Science

Latest supercomputers run truer simulations of extreme weather

Latest supercomputers run true...
A high-resolution simulation of the global climate provides a much better representation of extreme weather events than previous lower-resolution models (Image: Department of Energy/Berkeley Lab)
A high-resolution simulation of the global climate provides a much better representation of extreme weather events than previous lower-resolution models (Image: Department of Energy/Berkeley Lab)
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A high-resolution simulation of the global climate provides a much better representation of extreme weather events than previous lower-resolution models (Image: Department of Energy/Berkeley Lab)
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A high-resolution simulation of the global climate provides a much better representation of extreme weather events than previous lower-resolution models (Image: Department of Energy/Berkeley Lab)

High-resolution simulations of the global climate can now perform much closer to actual observations, and they perform far better at reproducing extreme weather events, a new Berkeley Lab study has found. Lead author Michael Wehner heralds this news as evidence of a golden age in climate modeling, as not only did the simulation closer match reality but it also took a fraction as long to complete as it would have in recent history – just three months compared to several years.

"These kinds of calculations have gone from basically intractable to heroic to now doable," Wehner said. "I've literally waited my entire career to be able to do these simulations."

The researchers used a CRAY XE-6 supercomputer at the National Energy Research Supercomputing Center to conduct their analysis for the period 1979 to 2005 at three spatial resolutions – 25 km (15.5 mi), 100 km (62 mi), and 200 km (124 mi) – and then compared the results to both each other and to real-world observations. The highest resolution case required 7,680 cores, while the entire output of all three cases amounted to just over 100 terabytes of data.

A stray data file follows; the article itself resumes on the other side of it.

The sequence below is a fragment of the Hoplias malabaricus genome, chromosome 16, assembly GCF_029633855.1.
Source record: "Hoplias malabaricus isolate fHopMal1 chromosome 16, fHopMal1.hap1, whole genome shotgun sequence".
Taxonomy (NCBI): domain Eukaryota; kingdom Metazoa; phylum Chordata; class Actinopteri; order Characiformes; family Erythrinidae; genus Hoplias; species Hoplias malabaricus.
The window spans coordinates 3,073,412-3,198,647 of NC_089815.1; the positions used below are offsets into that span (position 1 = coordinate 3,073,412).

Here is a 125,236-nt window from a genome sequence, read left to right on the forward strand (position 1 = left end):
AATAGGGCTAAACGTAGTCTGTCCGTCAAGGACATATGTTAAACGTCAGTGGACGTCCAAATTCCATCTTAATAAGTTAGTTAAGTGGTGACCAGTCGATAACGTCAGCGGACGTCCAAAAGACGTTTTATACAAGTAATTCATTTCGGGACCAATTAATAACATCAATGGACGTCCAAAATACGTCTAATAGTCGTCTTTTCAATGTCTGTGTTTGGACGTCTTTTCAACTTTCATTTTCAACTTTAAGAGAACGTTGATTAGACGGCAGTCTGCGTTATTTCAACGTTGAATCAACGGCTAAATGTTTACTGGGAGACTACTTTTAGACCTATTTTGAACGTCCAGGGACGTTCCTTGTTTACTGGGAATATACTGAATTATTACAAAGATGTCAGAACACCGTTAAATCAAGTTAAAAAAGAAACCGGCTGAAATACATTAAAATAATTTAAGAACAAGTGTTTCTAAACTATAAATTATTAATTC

The higher-resolution simulation, which you can see in action in the video below, gave a much more accurate representation of weather areas with a lot of topography (i.e. mountainous regions), since altitude in the simulation grid is averaged over all terrain in each square – 25 sq km (9.6 sq mi) for the higher-resolution, 100 and 200 sq km (37 and 77 sq mi), respectively, for the lower resolutions.

LBNL fvCAM5 1 25km

The higher fidelity particularly produced stronger and more frequent storms in locations where mountains and hills are prevalent, in keeping with actual observations, and it provided significantly more realistic results for midlatitude winter and spring over land. But it was not always superior in its realism.

The simulations revealed that many deficiencies in the Community Atmospheric Model 5.1 they used are made significantly worse at higher resolutions, such as a bias towards forming a "double intertropical convergence zone." More uniform regions were often better represented at the 100 km resolution, and extreme precipitation over land in the midlatitude summer was too high.

Even so, future modeling at high resolution like this will be a huge help in projecting long-term climate change. Wehner was a lead author on the chapter concerning this in the fifth Intergovernmental Panel on Climate Change assessment report, which concluded that the contrast between wet and dry seasons will increase with global mean temperatures – leading to more extreme (in both magnitude and frequency) precipitation events in the wetter regions.